This article, originally published at 12:10 p.m. on Saturday, April 30, 2016, has been updated with analyst commentary.
Profit at Warren Buffett's Berkshire Hathaway (BRK.A) - Get Report climbed 8.2% in the three months through March as investment gains overpowered declines in insurance underwriting as well as lower income from the railroad and energy division.
Preliminary profit of $5.59 billion reflected investment gains of $1.85 billion, more than double last year's, according to a statement from the Omaha, Neb.-based conglomerate. Income from insurance underwriting dropped 56% to $213 million, and railroad and energy profit fell 16% to $1.2 billion.
Investors may learn when the company files its financial statements for the period with the Securities & Exchange Commission, that claims continued to rise at auto-insurer Geico and shipments kept falling at Burlington Northern, the railroad Buffett bought not long after the 2008 financial crisis.
Both businesses face challenges from low oil prices, which tumbled more than 70% from their 2014 peak before paring losses. That resulted in cheaper gasoline, which put Geico customers on the road more often and increased the risk of accidents. It also meant lower industrial demand from Burlington Northern customers who ship supplies used to produce oil through so-called fracking, which has slowed significantly.
Last year alone, freight revenue from industrial shipments including fracking materials fell 11%, the company reported in February. Berkshire managers predicted at the time that coal shipments at the railroad, which has roughly 32,500 miles of track in 28 states, would also decline this year.
"Railroads have been under some pressure on the revenue side," Jim Shanahan, an analyst with Edward Jones, said in a phone interview before the report. Burlington also faced challenges in consumer and agricultural shipments, he said.
Geico, the brand promoted through commercials with a talking gecko and, most recently, ads in which the fictional characters Tarzan and Jane argue over directions in the jungle, pulled Berkshire's total underwriting income 31% lower last year amid more frequent and costlier claims.
While Saturday's preliminary report didn't provide details on Geico, the rise in claims likely continued in the three months through January, Shanahan said, and may have been exacerbated by inclement weather in the South. "Wind and hail does damage cars," he said. "There could be some elevated repair costs."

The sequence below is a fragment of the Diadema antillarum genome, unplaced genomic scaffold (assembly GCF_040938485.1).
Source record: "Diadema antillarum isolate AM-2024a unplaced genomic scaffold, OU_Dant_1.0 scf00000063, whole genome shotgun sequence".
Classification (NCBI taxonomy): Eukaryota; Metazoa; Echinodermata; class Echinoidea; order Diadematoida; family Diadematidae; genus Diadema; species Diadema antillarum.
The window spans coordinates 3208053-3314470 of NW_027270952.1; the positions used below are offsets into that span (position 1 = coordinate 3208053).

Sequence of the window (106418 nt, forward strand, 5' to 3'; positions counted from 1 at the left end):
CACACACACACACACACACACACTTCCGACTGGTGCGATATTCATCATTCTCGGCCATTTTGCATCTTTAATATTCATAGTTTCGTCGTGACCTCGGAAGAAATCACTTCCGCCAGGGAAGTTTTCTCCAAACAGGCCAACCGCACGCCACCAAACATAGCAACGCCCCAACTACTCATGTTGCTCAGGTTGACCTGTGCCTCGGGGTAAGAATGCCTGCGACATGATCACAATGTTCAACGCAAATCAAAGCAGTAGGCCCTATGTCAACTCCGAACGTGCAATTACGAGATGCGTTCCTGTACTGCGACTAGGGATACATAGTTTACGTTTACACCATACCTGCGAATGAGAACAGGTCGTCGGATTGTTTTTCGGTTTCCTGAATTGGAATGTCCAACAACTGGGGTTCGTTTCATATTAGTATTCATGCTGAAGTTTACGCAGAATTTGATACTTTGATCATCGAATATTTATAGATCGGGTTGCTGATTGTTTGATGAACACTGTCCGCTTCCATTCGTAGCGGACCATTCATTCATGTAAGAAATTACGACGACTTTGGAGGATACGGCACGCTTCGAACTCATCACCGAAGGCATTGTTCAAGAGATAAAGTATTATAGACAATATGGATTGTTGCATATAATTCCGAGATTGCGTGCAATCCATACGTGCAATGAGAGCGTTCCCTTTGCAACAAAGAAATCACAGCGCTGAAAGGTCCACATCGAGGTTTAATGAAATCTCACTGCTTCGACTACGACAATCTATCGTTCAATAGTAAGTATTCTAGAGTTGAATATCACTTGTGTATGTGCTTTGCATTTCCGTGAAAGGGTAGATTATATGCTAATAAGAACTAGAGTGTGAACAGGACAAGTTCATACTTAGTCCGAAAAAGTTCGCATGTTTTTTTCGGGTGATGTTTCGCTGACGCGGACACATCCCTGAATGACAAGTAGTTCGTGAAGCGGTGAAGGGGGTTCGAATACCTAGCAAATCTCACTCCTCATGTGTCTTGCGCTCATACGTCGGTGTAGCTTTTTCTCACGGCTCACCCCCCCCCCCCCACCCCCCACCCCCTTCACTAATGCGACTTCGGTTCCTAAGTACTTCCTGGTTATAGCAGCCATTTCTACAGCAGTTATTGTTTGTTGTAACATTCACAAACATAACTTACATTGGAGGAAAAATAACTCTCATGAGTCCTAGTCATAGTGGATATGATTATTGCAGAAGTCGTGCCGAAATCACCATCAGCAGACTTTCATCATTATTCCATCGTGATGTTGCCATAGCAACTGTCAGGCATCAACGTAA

The three months through March are the first quarter in which Berkshire's performance reflects the acquisition of battery-maker Duracell from Procter & Gamble (PG) - Get Reportand the purchase of aerospace parts-maker Precision Castparts for $32 billion, which was completed in late January.
Investors remain curious about who might succeed Buffett as CEO. While the 85-year-old has previously said he has a succession plan and that his role may be split between two people, one overseeing investing and the other in charge of operations, he hasn't identified them publicly.
He did, however, say that the webcast of Saturday's meeting -- the first time that the company has opened the event to people who didn't attend in person -- would offer investors a chance to make sure that he and vice chairman Charlie Munger weren't losing their ability to manage.
"Charlie is 92, and I am 85," he noted in a February letter to shareholders. "If we were partners with you in a small business, and were charged with running the place, you would want to look in occasionally to make sure we hadn't drifted off into la-la land. Shareholders, in contrast, should not need to come to Omaha to monitor how we look and sound. "
On that score, the meeting -- which included an extensive question-and-answer session -- was a success, Meyer Shields, an analyst with Keefe, Bruyette & Woods, said in a note to clients Monday.
Both "appear completely on top of their game," he wrote. "Warren Buffett's and Charlie Munger's responses to the presented questions were thoughtful, informative, wide-ranging, opinionated and consistently entertaining."
Shields maintained a "market perform" rating on the stock, partly because of "inevitable management transition" and limited potential for gains in the stock's valuation, as well as "what we view as a gap between the perceptions and reality of Berkshire Hathaway."
The company is expected to post earnings of $2,761 a share on revenue of $52.4 billion for the first quarter, the average of estimates in a Bloomberg survey. Saturday's preliminary report didn't include revenue or per-share data.
For all of last year, revenue climbed 8.3% to $210.8 billion. Net earnings climbed 21% to $24.1 billion, or $14,656 a share, topping the $10,630 average of analysts' estimates.